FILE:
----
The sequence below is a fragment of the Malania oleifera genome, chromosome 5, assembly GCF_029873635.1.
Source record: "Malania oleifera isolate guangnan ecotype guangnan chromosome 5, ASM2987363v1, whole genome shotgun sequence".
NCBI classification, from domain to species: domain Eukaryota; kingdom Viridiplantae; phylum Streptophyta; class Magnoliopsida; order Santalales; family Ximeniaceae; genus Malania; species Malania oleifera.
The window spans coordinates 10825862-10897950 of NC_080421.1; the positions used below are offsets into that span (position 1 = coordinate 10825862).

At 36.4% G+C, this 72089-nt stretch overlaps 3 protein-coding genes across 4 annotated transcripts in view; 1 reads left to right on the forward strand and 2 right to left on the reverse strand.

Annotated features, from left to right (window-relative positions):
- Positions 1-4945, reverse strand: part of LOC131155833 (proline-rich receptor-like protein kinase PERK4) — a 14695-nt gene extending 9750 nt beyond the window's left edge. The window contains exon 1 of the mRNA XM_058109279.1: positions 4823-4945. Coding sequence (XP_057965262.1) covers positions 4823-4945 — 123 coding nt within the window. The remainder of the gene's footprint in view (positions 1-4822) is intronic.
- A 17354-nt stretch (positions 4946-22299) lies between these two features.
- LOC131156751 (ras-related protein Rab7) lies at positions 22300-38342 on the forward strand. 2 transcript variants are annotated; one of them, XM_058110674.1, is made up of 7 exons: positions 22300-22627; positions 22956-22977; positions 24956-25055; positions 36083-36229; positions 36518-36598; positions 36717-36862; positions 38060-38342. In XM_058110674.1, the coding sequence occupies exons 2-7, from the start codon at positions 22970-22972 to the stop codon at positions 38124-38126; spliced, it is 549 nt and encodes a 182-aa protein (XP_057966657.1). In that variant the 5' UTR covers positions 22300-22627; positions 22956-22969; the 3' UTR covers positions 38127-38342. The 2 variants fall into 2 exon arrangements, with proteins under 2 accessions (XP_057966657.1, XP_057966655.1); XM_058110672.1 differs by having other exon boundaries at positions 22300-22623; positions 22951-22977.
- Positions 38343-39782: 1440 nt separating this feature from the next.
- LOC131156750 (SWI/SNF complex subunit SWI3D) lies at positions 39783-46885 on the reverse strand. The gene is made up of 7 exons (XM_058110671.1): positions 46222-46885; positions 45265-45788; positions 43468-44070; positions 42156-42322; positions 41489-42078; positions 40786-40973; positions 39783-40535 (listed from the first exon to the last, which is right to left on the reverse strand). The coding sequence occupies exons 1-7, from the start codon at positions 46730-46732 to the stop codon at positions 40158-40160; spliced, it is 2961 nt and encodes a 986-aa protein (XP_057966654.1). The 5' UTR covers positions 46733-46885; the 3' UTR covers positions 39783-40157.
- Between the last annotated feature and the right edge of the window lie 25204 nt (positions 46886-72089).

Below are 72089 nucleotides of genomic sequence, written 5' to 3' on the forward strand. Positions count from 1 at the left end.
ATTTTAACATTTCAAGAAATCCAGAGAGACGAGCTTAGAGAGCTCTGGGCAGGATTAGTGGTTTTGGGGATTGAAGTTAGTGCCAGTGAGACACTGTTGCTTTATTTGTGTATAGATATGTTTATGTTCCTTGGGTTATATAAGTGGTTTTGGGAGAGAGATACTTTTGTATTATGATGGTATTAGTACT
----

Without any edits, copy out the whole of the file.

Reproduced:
The sequence below is a fragment of the Malania oleifera genome, chromosome 5, assembly GCF_029873635.1.
Source record: "Malania oleifera isolate guangnan ecotype guangnan chromosome 5, ASM2987363v1, whole genome shotgun sequence".
NCBI classification, from domain to species: domain Eukaryota; kingdom Viridiplantae; phylum Streptophyta; class Magnoliopsida; order Santalales; family Ximeniaceae; genus Malania; species Malania oleifera.
The window spans coordinates 10825862-10897950 of NC_080421.1; the positions used below are offsets into that span (position 1 = coordinate 10825862).

At 36.4% G+C, this 72089-nt stretch overlaps 3 protein-coding genes across 4 annotated transcripts in view; 1 reads left to right on the forward strand and 2 right to left on the reverse strand.

Annotated features, from left to right (window-relative positions):
- Positions 1-4945, reverse strand: part of LOC131155833 (proline-rich receptor-like protein kinase PERK4) — a 14695-nt gene extending 9750 nt beyond the window's left edge. The window contains exon 1 of the mRNA XM_058109279.1: positions 4823-4945. Coding sequence (XP_057965262.1) covers positions 4823-4945 — 123 coding nt within the window. The remainder of the gene's footprint in view (positions 1-4822) is intronic.
- A 17354-nt stretch (positions 4946-22299) lies between these two features.
- LOC131156751 (ras-related protein Rab7) lies at positions 22300-38342 on the forward strand. 2 transcript variants are annotated; one of them, XM_058110674.1, is made up of 7 exons: positions 22300-22627; positions 22956-22977; positions 24956-25055; positions 36083-36229; positions 36518-36598; positions 36717-36862; positions 38060-38342. In XM_058110674.1, the coding sequence occupies exons 2-7, from the start codon at positions 22970-22972 to the stop codon at positions 38124-38126; spliced, it is 549 nt and encodes a 182-aa protein (XP_057966657.1). In that variant the 5' UTR covers positions 22300-22627; positions 22956-22969; the 3' UTR covers positions 38127-38342. The 2 variants fall into 2 exon arrangements, with proteins under 2 accessions (XP_057966657.1, XP_057966655.1); XM_058110672.1 differs by having other exon boundaries at positions 22300-22623; positions 22951-22977.
- Positions 38343-39782: 1440 nt separating this feature from the next.
- LOC131156750 (SWI/SNF complex subunit SWI3D) lies at positions 39783-46885 on the reverse strand. The gene is made up of 7 exons (XM_058110671.1): positions 46222-46885; positions 45265-45788; positions 43468-44070; positions 42156-42322; positions 41489-42078; positions 40786-40973; positions 39783-40535 (listed from the first exon to the last, which is right to left on the reverse strand). The coding sequence occupies exons 1-7, from the start codon at positions 46730-46732 to the stop codon at positions 40158-40160; spliced, it is 2961 nt and encodes a 986-aa protein (XP_057966654.1). The 5' UTR covers positions 46733-46885; the 3' UTR covers positions 39783-40157.
- Between the last annotated feature and the right edge of the window lie 25204 nt (positions 46886-72089).

Below are 72089 nucleotides of genomic sequence, written 5' to 3' on the forward strand. Positions count from 1 at the left end.
ATTTTAACATTTCAAGAAATCCAGAGAGACGAGCTTAGAGAGCTCTGGGCAGGATTAGTGGTTTTGGGGATTGAAGTTAGTGCCAGTGAGACACTGTTGCTTTATTTGTGTATAGATATGTTTATGTTCCTTGGGTTATATAAGTGGTTTTGGGAGAGAGATACTTTTGTATTATGATGGTATTAGTACT